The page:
whether medical schools did dispose of bodies like that is not the main thrust of the article. However, public opinion did not rule it out, and the article mentions that an institution might be suspected of ditching bodies/body parts to avoid the cost of burial.

          I believe one of the reasons for medical examiners to mention that the torsos were not dissected in a manner normal to dissecting rooms is precisely to rule out the possibility that the body cane from there.

          at any rate, the article does not cover 1887-1889 but is extremely interesting nonetheless.
          Of course what might have thrown the doctors in 1888 was the fact that if the body parts found had originally been excised etc at a post mortem and then been taken to a medical school for them to work on that might throw them into making the observations that were made.

          www.trevormarriott.co.uk

          Comment


          • #6
            Originally posted by Kattrup View Post

            The article does not cover the period after 1858. The point of the article, and presumably Trevor’s point in referencing it, is the the Anatomy Act did not, in fact, hinder the trade in bodies and body parts, that the paper trail was entirely insufficient and often manipulated, and therefore body parts like the torso could not be proven to not come from a medical school.

            whether medical schools did dispose of bodies like that is not the main thrust of the article. However, public opinion did not rule it out, and the article mentions that an institution might be suspected of ditching bodies/body parts to avoid the cost of burial.

            I believe one of the reasons for medical examiners to mention that the torsos were not dissected in a manner normal to dissecting rooms is precisely to rule out the possibility that the body cane from there.

            at any rate, the article does not cover 1887-1889 but is extremely interesting nonetheless.
            Except the article cites the Daily News, Sept 8th 1873, 3 days after the Putney dismemberment case came to light.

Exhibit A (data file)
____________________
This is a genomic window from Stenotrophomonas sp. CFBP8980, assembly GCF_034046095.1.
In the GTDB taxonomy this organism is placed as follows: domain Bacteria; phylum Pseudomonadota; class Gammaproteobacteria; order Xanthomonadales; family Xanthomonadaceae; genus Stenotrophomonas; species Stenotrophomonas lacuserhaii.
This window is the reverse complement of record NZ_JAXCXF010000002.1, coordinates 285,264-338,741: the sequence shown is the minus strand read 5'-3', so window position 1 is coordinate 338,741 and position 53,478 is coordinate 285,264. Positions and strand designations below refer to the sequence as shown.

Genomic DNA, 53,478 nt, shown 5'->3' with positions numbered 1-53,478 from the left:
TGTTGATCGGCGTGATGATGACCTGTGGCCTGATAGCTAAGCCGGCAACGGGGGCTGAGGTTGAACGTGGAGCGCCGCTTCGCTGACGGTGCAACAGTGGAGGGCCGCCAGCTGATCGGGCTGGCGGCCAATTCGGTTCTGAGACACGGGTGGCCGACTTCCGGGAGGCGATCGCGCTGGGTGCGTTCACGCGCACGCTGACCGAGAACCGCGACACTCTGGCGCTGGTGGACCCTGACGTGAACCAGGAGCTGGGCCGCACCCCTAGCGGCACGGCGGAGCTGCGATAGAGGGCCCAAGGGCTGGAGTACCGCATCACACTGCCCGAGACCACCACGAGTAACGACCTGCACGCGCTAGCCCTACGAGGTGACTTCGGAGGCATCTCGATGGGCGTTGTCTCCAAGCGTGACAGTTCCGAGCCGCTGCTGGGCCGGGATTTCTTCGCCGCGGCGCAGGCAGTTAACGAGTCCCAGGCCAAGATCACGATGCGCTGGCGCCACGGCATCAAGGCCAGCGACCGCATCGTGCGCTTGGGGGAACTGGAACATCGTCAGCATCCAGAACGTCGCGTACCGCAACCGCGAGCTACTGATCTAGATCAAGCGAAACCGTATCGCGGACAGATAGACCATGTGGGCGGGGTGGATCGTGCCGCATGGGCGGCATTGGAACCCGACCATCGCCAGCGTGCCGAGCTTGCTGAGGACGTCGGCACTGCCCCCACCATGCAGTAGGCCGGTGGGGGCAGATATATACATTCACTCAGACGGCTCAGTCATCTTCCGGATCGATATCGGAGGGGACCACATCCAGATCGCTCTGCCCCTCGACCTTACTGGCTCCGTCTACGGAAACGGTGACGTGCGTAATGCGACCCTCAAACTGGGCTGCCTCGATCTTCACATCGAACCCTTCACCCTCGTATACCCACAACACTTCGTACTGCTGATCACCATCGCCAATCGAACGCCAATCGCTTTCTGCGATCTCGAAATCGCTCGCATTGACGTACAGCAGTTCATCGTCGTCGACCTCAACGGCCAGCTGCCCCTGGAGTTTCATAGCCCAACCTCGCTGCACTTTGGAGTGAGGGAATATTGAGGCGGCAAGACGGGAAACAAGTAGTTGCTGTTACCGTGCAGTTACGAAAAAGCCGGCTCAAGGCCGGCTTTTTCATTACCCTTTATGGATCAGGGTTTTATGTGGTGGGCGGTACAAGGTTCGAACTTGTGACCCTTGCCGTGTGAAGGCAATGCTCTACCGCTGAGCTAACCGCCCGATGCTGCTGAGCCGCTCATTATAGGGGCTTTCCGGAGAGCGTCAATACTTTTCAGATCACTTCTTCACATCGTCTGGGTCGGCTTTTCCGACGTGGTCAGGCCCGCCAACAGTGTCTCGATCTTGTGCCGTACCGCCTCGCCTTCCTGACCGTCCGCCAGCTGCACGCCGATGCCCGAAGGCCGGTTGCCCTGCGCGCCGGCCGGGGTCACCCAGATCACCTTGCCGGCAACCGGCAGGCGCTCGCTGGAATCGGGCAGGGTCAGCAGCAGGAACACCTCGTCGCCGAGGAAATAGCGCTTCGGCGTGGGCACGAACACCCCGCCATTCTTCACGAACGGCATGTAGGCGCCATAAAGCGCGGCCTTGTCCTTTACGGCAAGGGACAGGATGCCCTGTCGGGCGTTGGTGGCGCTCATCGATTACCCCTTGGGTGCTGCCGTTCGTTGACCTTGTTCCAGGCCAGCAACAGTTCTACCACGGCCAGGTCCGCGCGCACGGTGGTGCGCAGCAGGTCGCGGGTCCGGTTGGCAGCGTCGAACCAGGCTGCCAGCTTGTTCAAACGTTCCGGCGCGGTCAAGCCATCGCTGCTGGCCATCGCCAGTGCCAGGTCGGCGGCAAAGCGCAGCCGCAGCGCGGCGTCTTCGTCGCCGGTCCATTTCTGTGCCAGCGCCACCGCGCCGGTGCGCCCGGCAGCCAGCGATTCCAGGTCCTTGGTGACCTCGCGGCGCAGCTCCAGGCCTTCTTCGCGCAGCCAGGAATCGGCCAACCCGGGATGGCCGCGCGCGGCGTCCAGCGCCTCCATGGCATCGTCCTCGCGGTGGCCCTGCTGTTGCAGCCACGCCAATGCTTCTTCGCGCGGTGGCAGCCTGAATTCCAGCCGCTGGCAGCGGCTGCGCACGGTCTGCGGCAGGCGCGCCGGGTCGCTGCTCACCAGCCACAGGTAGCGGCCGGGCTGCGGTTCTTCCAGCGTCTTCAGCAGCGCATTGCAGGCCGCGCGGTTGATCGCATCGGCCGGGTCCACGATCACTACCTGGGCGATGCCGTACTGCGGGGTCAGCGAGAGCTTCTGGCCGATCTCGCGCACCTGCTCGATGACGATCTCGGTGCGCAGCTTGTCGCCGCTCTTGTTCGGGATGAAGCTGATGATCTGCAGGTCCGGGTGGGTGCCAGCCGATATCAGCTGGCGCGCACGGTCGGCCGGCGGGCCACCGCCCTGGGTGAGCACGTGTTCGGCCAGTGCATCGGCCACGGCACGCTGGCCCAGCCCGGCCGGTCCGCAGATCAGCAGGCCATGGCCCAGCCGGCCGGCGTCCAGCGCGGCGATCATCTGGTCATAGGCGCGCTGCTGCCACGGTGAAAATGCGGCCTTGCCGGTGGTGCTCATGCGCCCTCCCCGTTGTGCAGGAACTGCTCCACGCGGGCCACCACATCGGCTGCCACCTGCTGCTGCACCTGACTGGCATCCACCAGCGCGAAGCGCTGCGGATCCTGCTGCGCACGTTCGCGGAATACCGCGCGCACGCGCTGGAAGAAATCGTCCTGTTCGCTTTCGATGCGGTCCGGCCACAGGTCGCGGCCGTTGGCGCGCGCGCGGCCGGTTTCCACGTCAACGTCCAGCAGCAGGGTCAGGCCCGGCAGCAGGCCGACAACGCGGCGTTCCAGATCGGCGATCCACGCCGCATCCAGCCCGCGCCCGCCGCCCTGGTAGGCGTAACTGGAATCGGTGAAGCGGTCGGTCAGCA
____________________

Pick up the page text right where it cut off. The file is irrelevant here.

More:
Comment


            • #7
              Originally posted by Trevor Marriott View Post

              Would the method of disposal change over the years I would suggest not and furthermore the need more more bodies and body parts would be far greater in later years

              Hardly likely to be any evidence if it was done covertly, and if a killer wanted to dispose of body parts why did he not dispose of them in a weighted parcel not one that floats, so the argument is two sided. As to discovery without the head identification would be impossible and the body parts untraceable as to where they came from.

              So you cannot dismiss the fact that one some or all with the exception of Jackson, all the body parts came from medical schools or undertakers all looking to save money on an internment and not from a serial killer.

              www.trevormarriott.co.uk
              Well nothing can be dismissed, but obviously a common sense approach can be taken. Thus, the Whitehall Torso was found in the pitch black catacombs of the foundations of the police's new headquarters. It makes no sense whatsover to me that a defensive dismemberer, someone motivated to get rid of the body and to prevent discovery would take such a ridiculous risk, making life as difficult for themselves as possible, when all they gad to do was weigh the parts down and throw them in the Thames, or at least bury them.